It's an interesting thing. One of the points we wanted to make today, is that we understand what you guys are doing as far as looking as what is comparable today and comparing apples to apples for the first time is irresistible and exciting when you are looking at the same titles on both formats. I did see what I thought to be some procedural errors on the part of Hi-Def digest, they were making some assumptions about hardware that were being attributed to the format. Obviously you have a player with it's own decoder in it and you have some assumptions about what CODECs were being used, which I don't think were necessarily fully accurate. But I think once again that's irresistible, it's understandable, but it's missing the long term view, which is when this thing really gets going, this big bolder rolling down hill, it's kinda hard for me to imagine how a consumer could look at both formats and say, you know that one that only has 3 studios and one or two CE companies supporting it, is the one for me. I understand the argument about the low price, but as you pointed out, Matt they are loosing a lot of money on that and they will not make up for it in titles because they won't have enough titles.

Ben:
You mentioned CODECs, how do you or the BDA feel about MPEG2 vs VC1? To this date most Blu-ray movies are MPEG2, which some would argue is inferior.
Andy:
I think that CODECs are all capable of delivering really good results. I think that it comes down to efficiency and I think one of the reason to use VC1 or AVC is to make better use of your space. Not because one is necessarily because one is better to achieve better picture quality. When you are looking at MPEG2 at high bit rates it can look indistinguishable from the source.

Ben:
One of reasons Blu-ray supporters choose Blu-ray early on was capacity, which means choice for either picture quality or features and one of the disappointments out of the gate is that initial titles are single layer, is that a big deal and how long do you think it will be before we start to see dual layer titles?
Andy:
Sony has announced two titles already that are dual layer, but have yet to ship and that many of us are eager to see happen sooner than later, so that we can really fulfill our long made promise that Blu-ray has the capacity advantage. I think that if I am not mistaken that most HD DVD titles are dual layer. Most current HD DVD titles are using about ~28GB and they have already gotten close to the limits of what their technology can deliver on a single disc. Blu-ray on our first iteration, our first titles that we are releasing at 25GB which is kinda like step one, step two is when we get the dual layer titles out there and that manufacture process becomes better known and more prevalent, we can now do far more on a single disc than we can on a single layer disc.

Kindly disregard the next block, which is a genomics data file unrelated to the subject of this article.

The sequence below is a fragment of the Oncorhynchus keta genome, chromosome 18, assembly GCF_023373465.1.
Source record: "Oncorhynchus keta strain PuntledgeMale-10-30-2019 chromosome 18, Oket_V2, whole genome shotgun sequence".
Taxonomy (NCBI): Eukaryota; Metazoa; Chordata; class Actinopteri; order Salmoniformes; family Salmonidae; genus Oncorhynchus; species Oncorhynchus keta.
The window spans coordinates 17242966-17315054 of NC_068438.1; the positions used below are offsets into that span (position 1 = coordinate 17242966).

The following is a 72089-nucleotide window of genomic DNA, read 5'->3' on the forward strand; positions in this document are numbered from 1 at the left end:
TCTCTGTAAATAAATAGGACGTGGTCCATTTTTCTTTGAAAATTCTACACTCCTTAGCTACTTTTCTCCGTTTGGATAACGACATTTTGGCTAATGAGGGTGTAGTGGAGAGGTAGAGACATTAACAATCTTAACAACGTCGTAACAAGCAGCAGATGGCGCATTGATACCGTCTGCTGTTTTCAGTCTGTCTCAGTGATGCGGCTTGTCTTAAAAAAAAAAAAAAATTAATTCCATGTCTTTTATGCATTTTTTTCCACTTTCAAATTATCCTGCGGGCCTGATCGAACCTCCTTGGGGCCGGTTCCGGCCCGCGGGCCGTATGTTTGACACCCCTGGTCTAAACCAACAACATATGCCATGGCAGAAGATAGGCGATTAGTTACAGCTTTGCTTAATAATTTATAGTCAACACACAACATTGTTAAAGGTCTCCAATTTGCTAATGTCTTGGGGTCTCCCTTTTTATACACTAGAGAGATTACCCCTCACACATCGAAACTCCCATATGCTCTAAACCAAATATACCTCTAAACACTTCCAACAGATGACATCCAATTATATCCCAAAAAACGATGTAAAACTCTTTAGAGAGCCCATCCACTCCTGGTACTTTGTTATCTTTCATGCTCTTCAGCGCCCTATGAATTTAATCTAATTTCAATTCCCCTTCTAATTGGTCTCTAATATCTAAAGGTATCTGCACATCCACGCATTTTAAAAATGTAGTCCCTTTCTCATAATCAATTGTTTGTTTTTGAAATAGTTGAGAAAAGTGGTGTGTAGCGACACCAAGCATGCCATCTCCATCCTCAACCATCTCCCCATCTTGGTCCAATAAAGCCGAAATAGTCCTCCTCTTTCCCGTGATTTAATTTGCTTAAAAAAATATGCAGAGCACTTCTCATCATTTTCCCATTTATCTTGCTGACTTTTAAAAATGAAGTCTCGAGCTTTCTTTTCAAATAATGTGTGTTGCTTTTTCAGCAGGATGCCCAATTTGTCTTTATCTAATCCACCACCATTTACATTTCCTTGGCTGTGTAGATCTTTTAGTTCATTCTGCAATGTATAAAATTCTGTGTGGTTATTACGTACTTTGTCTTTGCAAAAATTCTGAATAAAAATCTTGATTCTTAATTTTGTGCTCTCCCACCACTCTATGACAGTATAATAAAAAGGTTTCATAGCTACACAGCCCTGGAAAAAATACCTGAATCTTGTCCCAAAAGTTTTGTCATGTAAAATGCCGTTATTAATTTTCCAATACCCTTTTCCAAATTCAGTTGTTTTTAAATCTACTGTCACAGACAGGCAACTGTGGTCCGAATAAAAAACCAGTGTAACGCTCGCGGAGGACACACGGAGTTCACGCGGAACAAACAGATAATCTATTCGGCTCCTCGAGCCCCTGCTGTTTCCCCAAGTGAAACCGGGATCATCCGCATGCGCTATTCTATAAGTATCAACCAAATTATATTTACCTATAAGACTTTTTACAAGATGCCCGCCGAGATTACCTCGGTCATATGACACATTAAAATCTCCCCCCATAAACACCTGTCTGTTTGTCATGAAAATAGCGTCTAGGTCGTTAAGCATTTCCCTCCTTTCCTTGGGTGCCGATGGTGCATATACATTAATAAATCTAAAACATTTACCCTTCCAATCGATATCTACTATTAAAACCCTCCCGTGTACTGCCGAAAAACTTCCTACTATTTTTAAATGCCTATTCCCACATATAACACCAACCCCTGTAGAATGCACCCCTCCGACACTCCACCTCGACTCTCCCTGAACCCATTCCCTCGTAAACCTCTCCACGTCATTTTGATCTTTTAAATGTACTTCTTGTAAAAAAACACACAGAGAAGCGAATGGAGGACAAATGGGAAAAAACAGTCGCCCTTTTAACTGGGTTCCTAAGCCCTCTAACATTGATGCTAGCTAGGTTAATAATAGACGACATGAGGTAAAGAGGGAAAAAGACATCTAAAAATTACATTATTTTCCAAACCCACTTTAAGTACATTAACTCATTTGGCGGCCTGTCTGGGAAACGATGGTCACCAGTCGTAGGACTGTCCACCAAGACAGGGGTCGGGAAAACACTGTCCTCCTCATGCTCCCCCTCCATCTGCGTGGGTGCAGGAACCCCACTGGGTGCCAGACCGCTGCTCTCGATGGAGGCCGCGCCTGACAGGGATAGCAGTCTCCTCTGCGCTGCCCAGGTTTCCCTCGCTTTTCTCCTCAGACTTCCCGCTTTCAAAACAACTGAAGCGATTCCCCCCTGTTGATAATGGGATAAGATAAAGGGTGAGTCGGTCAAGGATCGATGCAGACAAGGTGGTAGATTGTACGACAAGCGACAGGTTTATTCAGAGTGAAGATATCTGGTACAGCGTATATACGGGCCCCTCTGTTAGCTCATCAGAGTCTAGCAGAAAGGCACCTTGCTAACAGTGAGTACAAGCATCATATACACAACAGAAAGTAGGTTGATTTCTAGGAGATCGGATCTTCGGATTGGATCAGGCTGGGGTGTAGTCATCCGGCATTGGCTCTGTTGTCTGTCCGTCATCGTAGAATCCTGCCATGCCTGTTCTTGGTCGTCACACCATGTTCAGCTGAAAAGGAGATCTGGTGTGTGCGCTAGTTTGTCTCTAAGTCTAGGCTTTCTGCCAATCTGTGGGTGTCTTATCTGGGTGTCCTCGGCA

Ben:
They are already comparable.
Andy:
And yet those guys right now are already close to what they can deliver. Which is different from a year ago when they were saying 15GB was enough. As we have always been saying, you can never have too much capacity and when 50GB become more common place we think it is really going to help us to add more value to the content, more interactivity, more bonus features. If you really want to use super high bit rates on MP2, you can run up to 40Mb/s, if someone wants to because the disc spins at more than 1.5 the speed of a normal player.

Ben:
Speaking of interactivity, that is another issue that people like to bring up. How would you compare the Blu-ray BDJ to iHD.
Andy:
I might surprise you, I think they are quite similar. They are both capable of doing what most titles companies would like to do. The demos I have seem have show similar capabilities. Both much more compelling than DVD.

Ben:
More specifically PIP for directors commentaries. HD DVD's ability to support multi-stream, is that unique to HD DVD?
Andy:
Blu-ray has two profiles, the standard is shipping today and most likely be what will ship this year. The other profile, is BD Live which is a connected player, which can connect to the internet and can support PIP as well as larger on board storage. PIP is part of the spec and by mid 2007 all player must be capable of PIP.